The Genesis 1 and 2 development program demonstrated an important contribution that smallsat expertise can make to emerging NewSpace efforts, which usually don’t have the fiscal resources to do things conventionally. The experience and confidence brought to bear by engineers with multiple advanced missions under their belts can have significant benefits as well. I’ve had the privilege of working with engineers involved in the Genesis program, and consider them to be amongst the finest I know. It is also my understanding that many individuals at companies such as SpaceX—which is ostensibly leading the way in revolutionizing space launch—have extensive backgrounds in smallsat development.

GeneSat
NASA has been using smallsats like GeneSat-1 (above) for scientific work that could provide key data needed for human spaceflight. (credit: NASA/ARC)

Direct contributions

In addition to the transfer of expertise, experience and design philosophy, small spacecraft can also benefit human spaceflight directly. A noteworthy example is NASA’s GeneSat-1. GeneSat-1 was a collaborative effort between Ames Research Center (ARC), industry, and academia to study biological effects of the space environment, notably including radiation and reduced gravity, and is an excellent example of the sort of low-cost research contributions that can be made to human space efforts at the nanosatellite scale. (Indeed, it appears that ARC is at the forefront of this effort at NASA, with an ambitious series of nanosatellite and microsatellites on the horizon.) As well, small spacecraft can serve as rapidly developed pathfinders for human space activities. A notable example from the past (with many not-so-microspace-style follow-ons) was Clementine, a lunar mapping mission. Smaller planetary remote sensing missions have been proposed as well, which can serve as important precursors to human exploration, as well as extremely useful science missions in their own right.

Technology demonstration missions—a cornerstone of smallsats for some time—represent an important contribution that can be made to human spaceflight efforts. In addition to validating new COTS solutions for use in space, small spacecraft can also play an important role in quickly placing experimental hardware in orbit, where representative testing on the ground fails to adequately substitute for operational experience. On-orbit testing of technologies such as new solar cells—which may or may not exhibit radiation degradation in the space environment—represents a useful example. For prospective crewed spacecraft intending to utilize artificial gravity, zero-g rotational dynamics experiments using tethered small spacecraft can offer an inexpensive means of demonstrating relatively complex attitude control. Using small satellites for inspection of larger spacecraft, and perhaps even for repair, is also an exciting application that has generated a great deal of interest. Several missions to demonstrate different autonomous formation flight techniques, necessary to accomplish such goals, are currently being planned at the nanosatellite and microsatellite scale. As well, small satellite demonstrators may be of particular utility in testing systems involving fluids, which behave substantially different in zero-g than in a 1-g environment. This may prove extremely useful for early testing of environmental control and life support systems, or in demonstrating zero-g propellant transfer technologies, which are critical for enabling on-orbit propellant depots.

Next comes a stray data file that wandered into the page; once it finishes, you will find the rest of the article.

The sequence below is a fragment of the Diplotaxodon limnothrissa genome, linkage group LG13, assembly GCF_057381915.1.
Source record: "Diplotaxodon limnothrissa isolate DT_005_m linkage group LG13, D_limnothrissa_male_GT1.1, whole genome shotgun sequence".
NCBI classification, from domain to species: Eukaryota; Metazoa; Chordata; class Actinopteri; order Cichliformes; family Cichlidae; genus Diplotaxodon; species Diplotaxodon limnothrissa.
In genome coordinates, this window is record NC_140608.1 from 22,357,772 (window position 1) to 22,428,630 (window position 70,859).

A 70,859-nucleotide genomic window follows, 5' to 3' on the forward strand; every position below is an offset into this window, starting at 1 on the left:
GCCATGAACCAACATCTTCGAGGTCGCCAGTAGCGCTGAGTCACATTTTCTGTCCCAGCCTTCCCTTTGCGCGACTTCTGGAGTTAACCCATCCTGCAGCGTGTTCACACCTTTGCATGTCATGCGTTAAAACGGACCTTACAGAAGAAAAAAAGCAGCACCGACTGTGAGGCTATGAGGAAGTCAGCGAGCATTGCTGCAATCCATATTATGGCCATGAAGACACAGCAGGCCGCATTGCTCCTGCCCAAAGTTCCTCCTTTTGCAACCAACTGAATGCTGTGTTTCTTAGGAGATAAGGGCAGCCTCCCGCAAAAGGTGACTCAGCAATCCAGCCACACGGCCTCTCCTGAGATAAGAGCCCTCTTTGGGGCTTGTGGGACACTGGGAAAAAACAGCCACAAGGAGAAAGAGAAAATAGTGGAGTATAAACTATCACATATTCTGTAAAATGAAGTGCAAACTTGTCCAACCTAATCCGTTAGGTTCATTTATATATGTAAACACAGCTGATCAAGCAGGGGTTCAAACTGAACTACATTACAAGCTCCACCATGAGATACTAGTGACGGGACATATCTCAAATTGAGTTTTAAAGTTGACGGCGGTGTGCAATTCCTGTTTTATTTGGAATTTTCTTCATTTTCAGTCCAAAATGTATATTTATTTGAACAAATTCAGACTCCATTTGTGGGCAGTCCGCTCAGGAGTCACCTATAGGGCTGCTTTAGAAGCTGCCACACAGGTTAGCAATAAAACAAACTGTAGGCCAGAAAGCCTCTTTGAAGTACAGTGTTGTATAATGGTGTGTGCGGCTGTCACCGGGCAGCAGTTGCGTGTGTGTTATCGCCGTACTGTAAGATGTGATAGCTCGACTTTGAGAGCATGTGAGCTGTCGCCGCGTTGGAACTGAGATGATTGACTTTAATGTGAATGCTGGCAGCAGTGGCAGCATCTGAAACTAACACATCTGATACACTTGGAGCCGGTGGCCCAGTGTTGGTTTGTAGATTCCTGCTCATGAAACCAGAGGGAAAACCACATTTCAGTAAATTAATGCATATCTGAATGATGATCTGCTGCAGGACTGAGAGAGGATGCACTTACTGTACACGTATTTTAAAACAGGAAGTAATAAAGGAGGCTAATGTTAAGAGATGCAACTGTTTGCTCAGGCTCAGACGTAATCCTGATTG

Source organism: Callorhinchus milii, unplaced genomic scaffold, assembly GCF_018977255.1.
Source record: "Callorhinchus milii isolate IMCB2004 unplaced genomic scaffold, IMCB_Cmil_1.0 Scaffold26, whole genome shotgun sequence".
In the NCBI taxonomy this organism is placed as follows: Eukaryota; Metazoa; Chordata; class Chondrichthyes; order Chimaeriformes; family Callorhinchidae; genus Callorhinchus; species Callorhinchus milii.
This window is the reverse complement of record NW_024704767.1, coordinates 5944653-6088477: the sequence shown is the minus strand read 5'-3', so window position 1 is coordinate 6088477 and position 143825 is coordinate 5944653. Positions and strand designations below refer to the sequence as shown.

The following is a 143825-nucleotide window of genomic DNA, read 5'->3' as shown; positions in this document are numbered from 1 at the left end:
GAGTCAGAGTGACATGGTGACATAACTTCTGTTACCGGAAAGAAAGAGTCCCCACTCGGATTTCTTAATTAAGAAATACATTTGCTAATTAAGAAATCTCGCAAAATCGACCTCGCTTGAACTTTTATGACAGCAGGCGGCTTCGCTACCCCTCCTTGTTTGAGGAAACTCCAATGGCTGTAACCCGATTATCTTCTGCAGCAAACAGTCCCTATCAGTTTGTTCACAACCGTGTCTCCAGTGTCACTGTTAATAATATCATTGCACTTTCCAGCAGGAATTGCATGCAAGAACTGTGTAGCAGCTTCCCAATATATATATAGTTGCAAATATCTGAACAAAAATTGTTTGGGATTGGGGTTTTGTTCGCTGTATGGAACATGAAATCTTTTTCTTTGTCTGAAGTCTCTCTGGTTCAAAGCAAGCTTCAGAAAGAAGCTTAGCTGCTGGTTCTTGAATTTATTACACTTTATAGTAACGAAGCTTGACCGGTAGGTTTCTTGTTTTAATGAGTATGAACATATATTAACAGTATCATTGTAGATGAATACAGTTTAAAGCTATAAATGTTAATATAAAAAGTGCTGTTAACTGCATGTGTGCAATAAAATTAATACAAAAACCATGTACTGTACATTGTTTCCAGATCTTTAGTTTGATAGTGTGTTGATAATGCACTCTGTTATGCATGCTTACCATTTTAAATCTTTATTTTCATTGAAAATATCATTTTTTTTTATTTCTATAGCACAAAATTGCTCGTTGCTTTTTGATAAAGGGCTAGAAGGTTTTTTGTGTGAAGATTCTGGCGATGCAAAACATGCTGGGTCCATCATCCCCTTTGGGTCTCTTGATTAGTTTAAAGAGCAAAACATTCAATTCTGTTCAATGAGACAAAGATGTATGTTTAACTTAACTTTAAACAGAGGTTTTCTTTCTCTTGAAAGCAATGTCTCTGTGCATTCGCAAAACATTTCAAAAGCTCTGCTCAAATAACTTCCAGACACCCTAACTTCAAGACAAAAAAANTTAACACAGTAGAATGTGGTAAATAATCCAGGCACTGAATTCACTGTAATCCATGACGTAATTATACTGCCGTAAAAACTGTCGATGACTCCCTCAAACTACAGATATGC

Two different worlds